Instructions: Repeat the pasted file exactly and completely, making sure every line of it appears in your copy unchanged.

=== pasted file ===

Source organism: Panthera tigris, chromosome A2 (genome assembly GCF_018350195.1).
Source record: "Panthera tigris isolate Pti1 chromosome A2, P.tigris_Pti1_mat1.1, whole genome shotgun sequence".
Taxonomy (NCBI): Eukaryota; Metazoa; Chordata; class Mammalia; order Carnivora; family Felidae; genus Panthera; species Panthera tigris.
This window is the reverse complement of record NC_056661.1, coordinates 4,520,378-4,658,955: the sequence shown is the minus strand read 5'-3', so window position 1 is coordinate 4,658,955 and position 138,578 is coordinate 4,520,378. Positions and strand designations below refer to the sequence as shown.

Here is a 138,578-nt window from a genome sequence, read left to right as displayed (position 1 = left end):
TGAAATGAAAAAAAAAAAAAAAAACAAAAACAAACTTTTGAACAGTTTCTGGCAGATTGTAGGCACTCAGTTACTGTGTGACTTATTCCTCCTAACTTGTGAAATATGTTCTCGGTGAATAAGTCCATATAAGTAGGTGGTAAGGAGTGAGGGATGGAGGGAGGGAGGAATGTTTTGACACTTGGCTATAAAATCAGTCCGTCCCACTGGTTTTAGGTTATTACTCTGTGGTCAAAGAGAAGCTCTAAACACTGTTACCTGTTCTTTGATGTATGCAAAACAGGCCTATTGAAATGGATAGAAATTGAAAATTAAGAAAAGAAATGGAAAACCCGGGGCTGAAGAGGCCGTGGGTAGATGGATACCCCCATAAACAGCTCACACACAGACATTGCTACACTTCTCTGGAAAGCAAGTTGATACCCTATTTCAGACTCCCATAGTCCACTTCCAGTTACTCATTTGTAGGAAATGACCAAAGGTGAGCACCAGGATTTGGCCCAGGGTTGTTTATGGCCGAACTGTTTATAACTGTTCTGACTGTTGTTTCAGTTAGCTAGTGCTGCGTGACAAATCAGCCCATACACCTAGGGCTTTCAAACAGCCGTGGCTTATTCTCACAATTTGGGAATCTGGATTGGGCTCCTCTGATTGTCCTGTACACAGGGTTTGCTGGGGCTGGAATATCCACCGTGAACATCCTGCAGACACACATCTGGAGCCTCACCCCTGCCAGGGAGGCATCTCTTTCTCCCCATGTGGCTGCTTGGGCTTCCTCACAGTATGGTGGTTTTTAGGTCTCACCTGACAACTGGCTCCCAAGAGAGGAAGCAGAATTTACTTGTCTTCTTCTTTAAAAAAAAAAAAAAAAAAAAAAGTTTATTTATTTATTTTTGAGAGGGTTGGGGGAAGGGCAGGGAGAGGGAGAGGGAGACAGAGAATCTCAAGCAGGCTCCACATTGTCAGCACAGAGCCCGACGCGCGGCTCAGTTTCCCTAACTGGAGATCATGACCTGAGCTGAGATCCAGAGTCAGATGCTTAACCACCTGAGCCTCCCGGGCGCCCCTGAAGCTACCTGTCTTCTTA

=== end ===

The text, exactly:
Source organism: Panthera tigris, chromosome A2 (genome assembly GCF_018350195.1).
Source record: "Panthera tigris isolate Pti1 chromosome A2, P.tigris_Pti1_mat1.1, whole genome shotgun sequence".
Taxonomy (NCBI): Eukaryota; Metazoa; Chordata; class Mammalia; order Carnivora; family Felidae; genus Panthera; species Panthera tigris.
This window is the reverse complement of record NC_056661.1, coordinates 4,520,378-4,658,955: the sequence shown is the minus strand read 5'-3', so window position 1 is coordinate 4,658,955 and position 138,578 is coordinate 4,520,378. Positions and strand designations below refer to the sequence as shown.

Here is a 138,578-nt window from a genome sequence, read left to right as displayed (position 1 = left end):
TGAAATGAAAAAAAAAAAAAAAAACAAAAACAAACTTTTGAACAGTTTCTGGCAGATTGTAGGCACTCAGTTACTGTGTGACTTATTCCTCCTAACTTGTGAAATATGTTCTCGGTGAATAAGTCCATATAAGTAGGTGGTAAGGAGTGAGGGATGGAGGGAGGGAGGAATGTTTTGACACTTGGCTATAAAATCAGTCCGTCCCACTGGTTTTAGGTTATTACTCTGTGGTCAAAGAGAAGCTCTAAACACTGTTACCTGTTCTTTGATGTATGCAAAACAGGCCTATTGAAATGGATAGAAATTGAAAATTAAGAAAAGAAATGGAAAACCCGGGGCTGAAGAGGCCGTGGGTAGATGGATACCCCCATAAACAGCTCACACACAGACATTGCTACACTTCTCTGGAAAGCAAGTTGATACCCTATTTCAGACTCCCATAGTCCACTTCCAGTTACTCATTTGTAGGAAATGACCAAAGGTGAGCACCAGGATTTGGCCCAGGGTTGTTTATGGCCGAACTGTTTATAACTGTTCTGACTGTTGTTTCAGTTAGCTAGTGCTGCGTGACAAATCAGCCCATACACCTAGGGCTTTCAAACAGCCGTGGCTTATTCTCACAATTTGGGAATCTGGATTGGGCTCCTCTGATTGTCCTGTACACAGGGTTTGCTGGGGCTGGAATATCCACCGTGAACATCCTGCAGACACACATCTGGAGCCTCACCCCTGCCAGGGAGGCATCTCTTTCTCCCCATGTGGCTGCTTGGGCTTCCTCACAGTATGGTGGTTTTTAGGTCTCACCTGACAACTGGCTCCCAAGAGAGGAAGCAGAATTTACTTGTCTTCTTCTTTAAAAAAAAAAAAAAAAAAAAAAGTTTATTTATTTATTTTTGAGAGGGTTGGGGGAAGGGCAGGGAGAGGGAGAGGGAGACAGAGAATCTCAAGCAGGCTCCACATTGTCAGCACAGAGCCCGACGCGCGGCTCAGTTTCCCTAACTGGAGATCATGACCTGAGCTGAGATCCAGAGTCAGATGCTTAACCACCTGAGCCTCCCGGGCGCCCCTGAAGCTACCTGTCTTCTTA